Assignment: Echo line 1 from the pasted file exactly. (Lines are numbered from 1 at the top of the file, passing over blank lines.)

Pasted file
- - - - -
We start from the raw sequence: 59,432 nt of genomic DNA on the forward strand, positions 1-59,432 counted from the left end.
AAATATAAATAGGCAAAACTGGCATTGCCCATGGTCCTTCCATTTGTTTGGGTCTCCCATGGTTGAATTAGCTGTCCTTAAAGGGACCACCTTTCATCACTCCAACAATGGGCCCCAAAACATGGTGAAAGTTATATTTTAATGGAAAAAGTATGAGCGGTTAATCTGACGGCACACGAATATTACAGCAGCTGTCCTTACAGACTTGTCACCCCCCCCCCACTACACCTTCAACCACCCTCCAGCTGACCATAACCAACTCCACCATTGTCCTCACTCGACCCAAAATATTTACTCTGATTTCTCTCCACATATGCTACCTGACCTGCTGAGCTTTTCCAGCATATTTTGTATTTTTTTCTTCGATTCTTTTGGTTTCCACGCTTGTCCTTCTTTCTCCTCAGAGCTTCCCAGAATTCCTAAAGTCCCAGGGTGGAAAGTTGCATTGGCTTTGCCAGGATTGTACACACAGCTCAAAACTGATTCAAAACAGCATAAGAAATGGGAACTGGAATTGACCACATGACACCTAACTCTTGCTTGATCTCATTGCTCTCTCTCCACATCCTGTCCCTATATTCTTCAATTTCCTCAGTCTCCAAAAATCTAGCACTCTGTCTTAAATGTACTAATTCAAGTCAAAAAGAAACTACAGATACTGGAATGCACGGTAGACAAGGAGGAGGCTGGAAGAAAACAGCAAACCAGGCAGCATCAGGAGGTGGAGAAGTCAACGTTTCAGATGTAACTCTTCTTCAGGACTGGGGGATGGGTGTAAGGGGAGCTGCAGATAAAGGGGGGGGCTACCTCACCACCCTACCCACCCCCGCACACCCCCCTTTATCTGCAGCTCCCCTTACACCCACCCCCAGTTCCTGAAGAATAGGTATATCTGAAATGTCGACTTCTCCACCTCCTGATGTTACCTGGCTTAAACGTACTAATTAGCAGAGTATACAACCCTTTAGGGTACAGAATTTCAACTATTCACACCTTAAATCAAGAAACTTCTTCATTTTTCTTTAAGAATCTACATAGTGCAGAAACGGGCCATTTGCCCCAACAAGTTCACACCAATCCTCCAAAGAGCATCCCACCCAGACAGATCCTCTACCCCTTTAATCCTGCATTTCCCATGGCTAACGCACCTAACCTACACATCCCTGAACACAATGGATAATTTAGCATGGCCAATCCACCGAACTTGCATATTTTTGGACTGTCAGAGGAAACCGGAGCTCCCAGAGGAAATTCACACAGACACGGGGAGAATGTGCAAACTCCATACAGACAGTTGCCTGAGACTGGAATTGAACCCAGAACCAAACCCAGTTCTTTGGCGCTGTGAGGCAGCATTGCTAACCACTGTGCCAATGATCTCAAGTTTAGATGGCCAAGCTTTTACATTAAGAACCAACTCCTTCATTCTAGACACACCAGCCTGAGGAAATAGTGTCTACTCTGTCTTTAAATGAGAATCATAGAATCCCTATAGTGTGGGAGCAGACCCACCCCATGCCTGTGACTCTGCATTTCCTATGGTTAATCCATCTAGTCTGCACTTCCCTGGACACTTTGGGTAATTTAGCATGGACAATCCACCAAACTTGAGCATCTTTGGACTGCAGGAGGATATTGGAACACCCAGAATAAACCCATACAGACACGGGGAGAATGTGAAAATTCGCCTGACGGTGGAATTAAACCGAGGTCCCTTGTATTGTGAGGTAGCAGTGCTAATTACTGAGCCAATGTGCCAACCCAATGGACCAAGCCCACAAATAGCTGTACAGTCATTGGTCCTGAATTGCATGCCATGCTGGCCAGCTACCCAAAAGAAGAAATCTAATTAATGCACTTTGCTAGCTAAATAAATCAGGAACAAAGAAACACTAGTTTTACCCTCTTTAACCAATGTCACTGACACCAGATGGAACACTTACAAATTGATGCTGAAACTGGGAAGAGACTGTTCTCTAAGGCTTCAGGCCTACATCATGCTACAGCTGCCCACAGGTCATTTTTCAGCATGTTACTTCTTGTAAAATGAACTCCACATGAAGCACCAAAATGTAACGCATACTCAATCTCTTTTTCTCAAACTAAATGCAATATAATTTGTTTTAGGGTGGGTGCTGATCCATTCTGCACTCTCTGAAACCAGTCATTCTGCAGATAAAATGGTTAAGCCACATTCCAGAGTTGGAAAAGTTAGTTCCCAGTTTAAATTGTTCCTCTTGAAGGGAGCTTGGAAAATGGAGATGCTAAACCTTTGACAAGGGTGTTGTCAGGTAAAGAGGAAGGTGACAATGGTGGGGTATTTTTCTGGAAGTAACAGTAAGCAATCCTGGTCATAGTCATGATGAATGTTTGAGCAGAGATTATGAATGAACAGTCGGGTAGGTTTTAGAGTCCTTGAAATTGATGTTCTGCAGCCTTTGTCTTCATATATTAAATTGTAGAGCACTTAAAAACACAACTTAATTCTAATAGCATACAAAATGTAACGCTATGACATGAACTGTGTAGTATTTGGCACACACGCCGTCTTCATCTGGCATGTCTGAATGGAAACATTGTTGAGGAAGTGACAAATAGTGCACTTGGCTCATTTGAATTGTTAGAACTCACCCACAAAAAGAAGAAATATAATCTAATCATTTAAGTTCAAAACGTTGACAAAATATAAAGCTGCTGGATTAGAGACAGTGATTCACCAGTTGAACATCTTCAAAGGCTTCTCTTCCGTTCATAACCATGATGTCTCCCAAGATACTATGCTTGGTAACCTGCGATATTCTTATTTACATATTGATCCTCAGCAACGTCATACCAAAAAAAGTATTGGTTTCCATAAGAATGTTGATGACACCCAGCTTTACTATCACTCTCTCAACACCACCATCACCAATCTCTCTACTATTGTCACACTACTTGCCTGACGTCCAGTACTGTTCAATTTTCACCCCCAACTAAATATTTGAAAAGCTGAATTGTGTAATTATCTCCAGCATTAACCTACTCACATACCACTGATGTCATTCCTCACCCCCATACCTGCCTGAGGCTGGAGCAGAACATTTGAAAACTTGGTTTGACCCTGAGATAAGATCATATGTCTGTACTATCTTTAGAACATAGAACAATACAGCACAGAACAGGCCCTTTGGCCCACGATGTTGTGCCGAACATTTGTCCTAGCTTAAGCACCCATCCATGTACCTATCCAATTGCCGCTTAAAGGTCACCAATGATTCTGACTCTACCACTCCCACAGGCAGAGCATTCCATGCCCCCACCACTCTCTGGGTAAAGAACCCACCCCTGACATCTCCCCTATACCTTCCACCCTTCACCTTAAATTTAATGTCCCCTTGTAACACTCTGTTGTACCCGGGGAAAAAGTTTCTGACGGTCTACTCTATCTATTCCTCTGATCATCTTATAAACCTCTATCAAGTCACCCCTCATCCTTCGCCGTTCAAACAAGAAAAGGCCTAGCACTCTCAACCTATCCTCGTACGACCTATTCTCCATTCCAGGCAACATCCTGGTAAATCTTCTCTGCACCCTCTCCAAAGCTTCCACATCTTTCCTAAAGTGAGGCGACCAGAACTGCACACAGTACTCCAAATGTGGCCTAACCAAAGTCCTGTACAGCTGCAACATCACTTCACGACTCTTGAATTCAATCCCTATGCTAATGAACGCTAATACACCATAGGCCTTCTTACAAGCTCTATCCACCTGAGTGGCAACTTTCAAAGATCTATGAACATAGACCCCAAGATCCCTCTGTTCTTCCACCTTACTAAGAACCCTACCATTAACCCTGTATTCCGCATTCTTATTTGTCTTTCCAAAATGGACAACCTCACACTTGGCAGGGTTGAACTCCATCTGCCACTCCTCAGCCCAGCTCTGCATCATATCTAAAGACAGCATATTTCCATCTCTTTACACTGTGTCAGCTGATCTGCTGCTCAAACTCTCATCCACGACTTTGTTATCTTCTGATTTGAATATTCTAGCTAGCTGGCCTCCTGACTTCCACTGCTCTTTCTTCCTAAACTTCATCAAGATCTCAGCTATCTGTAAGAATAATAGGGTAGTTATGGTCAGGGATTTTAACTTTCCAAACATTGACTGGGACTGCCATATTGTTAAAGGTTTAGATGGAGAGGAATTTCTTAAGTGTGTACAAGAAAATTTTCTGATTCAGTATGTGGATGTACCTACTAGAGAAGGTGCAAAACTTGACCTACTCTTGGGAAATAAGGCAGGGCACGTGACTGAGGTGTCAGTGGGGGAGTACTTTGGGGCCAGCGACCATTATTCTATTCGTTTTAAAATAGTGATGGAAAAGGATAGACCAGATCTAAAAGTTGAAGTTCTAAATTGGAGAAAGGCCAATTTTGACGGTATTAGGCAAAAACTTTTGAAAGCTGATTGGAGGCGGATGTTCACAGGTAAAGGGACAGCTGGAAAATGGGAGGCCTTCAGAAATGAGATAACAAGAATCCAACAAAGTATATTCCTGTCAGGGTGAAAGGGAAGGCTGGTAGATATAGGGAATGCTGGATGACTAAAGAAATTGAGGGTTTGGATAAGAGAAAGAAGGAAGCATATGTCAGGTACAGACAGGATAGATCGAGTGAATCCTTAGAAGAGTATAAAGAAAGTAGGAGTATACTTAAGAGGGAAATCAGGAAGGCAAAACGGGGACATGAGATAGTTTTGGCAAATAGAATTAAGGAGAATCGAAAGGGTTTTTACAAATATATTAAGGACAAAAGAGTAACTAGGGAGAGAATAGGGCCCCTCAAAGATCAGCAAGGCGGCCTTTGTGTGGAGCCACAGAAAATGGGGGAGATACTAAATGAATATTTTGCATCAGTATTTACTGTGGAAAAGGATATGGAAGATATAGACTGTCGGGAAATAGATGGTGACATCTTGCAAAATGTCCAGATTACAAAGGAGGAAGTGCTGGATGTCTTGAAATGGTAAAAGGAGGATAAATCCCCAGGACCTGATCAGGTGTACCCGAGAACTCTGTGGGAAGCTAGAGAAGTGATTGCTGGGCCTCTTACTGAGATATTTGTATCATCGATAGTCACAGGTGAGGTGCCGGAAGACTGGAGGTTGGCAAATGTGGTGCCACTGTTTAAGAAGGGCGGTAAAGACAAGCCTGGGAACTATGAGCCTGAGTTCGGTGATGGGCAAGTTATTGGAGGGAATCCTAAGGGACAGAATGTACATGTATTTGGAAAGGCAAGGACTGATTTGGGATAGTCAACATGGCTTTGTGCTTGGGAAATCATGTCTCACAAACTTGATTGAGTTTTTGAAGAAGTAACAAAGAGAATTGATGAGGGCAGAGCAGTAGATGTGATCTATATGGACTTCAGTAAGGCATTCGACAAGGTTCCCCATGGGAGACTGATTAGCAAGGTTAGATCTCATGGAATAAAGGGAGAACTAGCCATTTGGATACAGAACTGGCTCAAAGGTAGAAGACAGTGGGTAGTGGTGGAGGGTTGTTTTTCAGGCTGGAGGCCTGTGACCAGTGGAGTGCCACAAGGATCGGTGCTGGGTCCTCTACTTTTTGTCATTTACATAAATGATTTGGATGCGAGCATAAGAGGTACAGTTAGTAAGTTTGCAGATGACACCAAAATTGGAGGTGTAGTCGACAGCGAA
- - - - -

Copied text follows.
We start from the raw sequence: 59,432 nt of genomic DNA on the forward strand, positions 1-59,432 counted from the left end.